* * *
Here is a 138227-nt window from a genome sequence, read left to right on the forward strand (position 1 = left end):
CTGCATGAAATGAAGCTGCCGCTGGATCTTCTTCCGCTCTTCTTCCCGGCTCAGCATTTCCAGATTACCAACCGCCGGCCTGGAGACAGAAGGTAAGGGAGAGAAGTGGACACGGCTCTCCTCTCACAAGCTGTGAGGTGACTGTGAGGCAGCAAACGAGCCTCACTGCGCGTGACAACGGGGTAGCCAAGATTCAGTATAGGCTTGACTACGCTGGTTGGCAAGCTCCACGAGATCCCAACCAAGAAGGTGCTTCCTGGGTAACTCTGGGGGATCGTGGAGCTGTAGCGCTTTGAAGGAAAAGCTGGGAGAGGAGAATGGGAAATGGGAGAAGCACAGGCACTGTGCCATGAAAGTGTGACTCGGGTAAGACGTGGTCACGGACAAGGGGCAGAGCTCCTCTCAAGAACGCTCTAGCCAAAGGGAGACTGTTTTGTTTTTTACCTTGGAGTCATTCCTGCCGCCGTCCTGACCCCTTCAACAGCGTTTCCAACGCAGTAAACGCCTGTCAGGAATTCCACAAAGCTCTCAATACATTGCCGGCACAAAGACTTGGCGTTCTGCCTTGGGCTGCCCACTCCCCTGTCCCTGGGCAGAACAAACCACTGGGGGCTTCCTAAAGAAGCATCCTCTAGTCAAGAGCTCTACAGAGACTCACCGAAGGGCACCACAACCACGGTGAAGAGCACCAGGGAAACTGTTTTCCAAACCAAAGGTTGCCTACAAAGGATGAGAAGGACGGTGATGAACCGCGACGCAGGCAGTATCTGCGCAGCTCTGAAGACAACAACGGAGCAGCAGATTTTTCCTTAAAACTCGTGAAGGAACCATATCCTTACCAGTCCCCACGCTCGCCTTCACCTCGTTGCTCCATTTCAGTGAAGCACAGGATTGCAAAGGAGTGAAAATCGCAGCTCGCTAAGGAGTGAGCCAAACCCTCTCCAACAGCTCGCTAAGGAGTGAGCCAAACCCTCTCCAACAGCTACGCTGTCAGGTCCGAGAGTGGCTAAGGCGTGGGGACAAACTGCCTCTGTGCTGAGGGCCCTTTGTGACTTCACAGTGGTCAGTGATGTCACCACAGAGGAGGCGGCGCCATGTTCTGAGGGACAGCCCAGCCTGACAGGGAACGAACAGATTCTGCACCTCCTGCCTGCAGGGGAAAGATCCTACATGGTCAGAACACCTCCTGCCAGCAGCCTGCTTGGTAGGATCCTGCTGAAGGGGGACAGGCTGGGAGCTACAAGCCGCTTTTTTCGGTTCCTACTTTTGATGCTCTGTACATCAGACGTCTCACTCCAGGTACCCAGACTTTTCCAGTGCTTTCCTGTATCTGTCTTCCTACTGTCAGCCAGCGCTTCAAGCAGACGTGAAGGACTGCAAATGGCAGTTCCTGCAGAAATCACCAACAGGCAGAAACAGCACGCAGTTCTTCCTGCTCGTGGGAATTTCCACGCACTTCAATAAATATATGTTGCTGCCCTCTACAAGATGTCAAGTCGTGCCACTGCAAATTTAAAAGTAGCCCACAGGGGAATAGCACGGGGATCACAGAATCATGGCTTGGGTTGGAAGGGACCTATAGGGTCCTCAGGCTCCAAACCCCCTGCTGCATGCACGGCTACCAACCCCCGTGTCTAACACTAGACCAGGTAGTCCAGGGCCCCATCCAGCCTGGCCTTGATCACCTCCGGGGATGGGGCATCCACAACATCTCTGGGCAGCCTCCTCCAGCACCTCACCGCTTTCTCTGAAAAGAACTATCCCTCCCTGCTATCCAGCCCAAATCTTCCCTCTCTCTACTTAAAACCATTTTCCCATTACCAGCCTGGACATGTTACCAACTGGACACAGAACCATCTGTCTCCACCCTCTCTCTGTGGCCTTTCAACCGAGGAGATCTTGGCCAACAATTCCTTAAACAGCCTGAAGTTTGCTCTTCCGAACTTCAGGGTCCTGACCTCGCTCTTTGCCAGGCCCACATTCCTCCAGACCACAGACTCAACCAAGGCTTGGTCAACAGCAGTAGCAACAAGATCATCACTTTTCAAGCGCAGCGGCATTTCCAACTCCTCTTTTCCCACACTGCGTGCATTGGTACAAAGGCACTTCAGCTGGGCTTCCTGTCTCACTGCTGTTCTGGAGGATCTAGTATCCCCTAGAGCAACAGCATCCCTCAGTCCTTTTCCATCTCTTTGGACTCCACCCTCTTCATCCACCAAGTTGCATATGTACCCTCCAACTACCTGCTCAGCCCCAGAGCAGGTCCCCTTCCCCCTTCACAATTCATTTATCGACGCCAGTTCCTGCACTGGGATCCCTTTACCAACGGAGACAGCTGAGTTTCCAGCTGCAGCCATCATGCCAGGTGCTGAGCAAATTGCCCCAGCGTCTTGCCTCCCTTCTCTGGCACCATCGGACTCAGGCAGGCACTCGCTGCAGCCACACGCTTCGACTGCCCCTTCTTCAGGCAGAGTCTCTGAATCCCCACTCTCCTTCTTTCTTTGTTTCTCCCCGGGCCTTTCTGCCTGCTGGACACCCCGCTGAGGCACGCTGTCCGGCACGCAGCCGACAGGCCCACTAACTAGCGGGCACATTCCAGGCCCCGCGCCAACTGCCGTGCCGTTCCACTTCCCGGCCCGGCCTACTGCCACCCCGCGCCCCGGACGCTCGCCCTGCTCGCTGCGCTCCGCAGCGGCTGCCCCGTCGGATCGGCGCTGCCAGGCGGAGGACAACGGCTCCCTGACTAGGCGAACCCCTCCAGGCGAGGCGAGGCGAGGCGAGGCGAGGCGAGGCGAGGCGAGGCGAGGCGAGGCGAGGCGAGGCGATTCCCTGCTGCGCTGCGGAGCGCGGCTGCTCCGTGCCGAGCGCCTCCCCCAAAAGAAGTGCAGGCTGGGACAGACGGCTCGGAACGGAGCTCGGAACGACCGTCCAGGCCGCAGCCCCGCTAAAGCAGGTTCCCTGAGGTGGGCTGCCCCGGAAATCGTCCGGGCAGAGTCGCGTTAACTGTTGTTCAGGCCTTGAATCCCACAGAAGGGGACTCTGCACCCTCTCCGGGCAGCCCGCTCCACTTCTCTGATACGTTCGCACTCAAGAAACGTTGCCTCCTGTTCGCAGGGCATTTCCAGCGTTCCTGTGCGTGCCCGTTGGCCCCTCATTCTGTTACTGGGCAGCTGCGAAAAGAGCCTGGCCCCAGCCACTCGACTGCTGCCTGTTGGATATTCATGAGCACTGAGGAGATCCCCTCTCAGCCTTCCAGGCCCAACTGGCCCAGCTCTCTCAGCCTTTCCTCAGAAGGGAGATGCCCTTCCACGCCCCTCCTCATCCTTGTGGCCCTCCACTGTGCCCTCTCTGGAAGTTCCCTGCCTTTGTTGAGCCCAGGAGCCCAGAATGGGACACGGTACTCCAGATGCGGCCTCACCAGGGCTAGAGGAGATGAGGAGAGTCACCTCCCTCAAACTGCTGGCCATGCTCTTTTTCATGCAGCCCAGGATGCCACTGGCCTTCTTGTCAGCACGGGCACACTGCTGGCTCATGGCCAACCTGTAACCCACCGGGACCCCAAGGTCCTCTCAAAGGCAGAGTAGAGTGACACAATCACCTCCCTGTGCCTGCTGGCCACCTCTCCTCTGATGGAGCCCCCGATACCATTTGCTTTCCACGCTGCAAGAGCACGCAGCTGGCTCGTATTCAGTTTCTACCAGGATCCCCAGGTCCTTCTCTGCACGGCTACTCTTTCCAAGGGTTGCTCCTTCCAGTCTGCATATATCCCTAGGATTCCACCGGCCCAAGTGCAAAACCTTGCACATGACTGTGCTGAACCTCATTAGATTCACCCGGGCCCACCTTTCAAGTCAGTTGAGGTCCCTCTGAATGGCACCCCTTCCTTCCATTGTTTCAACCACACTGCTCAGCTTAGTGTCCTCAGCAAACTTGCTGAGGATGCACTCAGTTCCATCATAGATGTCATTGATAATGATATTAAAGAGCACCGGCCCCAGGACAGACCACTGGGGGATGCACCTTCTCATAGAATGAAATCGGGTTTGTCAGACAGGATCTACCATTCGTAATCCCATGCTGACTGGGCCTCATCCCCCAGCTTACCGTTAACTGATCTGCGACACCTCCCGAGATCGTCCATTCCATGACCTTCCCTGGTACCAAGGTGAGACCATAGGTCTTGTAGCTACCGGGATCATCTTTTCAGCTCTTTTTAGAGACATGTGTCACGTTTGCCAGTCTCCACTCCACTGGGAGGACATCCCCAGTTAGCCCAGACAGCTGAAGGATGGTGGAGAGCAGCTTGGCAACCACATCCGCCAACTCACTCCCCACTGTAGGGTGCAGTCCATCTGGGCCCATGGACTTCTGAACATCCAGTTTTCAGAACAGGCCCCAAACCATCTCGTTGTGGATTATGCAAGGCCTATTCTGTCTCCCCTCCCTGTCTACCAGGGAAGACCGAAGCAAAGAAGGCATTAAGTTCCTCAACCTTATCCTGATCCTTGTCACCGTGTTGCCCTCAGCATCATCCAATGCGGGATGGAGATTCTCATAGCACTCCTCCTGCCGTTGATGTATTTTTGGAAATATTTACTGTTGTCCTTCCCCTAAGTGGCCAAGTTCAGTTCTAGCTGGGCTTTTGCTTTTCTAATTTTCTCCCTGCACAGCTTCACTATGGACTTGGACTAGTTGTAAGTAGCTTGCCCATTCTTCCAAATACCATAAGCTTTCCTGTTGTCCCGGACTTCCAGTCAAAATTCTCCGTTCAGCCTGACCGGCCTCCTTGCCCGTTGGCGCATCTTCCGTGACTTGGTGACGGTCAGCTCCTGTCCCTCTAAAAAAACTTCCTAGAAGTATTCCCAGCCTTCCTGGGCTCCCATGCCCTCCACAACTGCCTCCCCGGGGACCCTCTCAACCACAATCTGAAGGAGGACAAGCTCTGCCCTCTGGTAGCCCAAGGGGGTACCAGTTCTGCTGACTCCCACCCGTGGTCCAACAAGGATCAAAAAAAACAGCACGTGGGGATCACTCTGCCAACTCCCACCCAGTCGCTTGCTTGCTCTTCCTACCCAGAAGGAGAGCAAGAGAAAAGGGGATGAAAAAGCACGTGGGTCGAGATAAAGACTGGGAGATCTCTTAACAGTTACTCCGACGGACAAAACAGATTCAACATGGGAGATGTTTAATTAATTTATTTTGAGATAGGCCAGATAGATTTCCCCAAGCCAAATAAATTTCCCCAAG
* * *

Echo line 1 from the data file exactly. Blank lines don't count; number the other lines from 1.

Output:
Here is a 138227-nt window from a genome sequence, read left to right on the forward strand (position 1 = left end):